Apple Preps Bond Sale for Stock Buyback Initiative
Ahead of last week's earnings release, Apple announced that it would more than double its capital return program from $45 billion to $100 billion, with a 15 percent increase in dividend payments and a massive stock buyback initiative.
To facilitate the expanded capital return program, which will amount to a share repurchase of $60 billion, Apple must take on debt, a process that the company initiated today. According to Reuters, Apple has begun investor calls, led by both Deutsche Bank and Goldman Sachs, and it has filed the necessary SEC paperwork for a debt offering.
The only major tech company without a penny of debt on its books, Apple stunned the markets last week by announcing it could sell debt for the first time to help fund a $100 billion capital return program for shareholders.
Any bond offer from the makers of the iconic iPhone and iPad would be highly sought after by investors, and it is believed the company could raise funds at a cheaper rate than even Triple A rated Microsoft.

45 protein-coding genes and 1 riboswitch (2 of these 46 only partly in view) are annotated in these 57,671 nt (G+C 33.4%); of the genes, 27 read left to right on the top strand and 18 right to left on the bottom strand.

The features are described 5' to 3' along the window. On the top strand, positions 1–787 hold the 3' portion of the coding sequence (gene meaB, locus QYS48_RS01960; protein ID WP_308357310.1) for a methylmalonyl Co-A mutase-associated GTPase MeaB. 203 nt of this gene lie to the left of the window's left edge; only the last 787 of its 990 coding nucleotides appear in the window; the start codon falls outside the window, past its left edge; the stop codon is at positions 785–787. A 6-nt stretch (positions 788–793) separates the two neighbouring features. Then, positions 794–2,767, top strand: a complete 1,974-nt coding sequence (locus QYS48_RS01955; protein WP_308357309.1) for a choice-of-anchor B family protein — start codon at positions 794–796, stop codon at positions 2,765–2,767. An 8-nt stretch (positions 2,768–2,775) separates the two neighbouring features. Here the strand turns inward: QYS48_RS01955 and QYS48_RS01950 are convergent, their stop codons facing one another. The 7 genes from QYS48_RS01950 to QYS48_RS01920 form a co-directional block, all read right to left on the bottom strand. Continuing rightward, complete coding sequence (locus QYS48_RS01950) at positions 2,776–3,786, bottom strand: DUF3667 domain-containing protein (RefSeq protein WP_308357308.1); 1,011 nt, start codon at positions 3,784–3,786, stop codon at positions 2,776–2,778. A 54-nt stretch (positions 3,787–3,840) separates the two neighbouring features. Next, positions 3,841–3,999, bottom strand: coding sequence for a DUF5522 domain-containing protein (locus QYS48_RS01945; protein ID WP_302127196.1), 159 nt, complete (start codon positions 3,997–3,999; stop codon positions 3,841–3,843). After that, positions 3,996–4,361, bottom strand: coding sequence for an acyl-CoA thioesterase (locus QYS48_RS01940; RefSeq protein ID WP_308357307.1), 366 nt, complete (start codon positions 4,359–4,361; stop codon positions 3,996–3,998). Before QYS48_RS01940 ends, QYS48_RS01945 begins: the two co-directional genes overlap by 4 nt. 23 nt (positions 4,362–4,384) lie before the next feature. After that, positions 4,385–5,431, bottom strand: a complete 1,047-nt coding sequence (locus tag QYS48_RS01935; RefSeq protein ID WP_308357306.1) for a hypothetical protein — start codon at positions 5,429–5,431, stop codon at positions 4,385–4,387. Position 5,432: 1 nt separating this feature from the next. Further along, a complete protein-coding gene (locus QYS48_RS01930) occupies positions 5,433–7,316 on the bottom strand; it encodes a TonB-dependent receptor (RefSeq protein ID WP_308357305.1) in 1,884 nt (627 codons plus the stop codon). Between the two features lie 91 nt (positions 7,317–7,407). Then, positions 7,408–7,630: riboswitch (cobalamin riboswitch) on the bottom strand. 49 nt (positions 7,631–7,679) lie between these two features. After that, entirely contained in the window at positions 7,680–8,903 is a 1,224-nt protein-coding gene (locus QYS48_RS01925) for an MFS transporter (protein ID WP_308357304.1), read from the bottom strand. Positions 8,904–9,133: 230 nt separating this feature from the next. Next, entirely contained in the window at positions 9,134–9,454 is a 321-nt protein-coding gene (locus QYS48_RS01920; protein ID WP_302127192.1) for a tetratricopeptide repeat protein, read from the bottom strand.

Apple has a long history with both Deutsche Bank and Goldman Sachs. According to Bloomberg, the former advised Apple on its takeover of Next Computer, while the latter has been advising Apple on a cash plan. It is unknown if one of the two banks will lead the upcoming bond offering.
Though Apple has a cash pile that exceeds $145 billion, only a portion of that is available in the United States, leaving the company unable to fully fund its stock buyback. Borrowing money will allow Apple to avoid the taxes that it would incur moving money from overseas.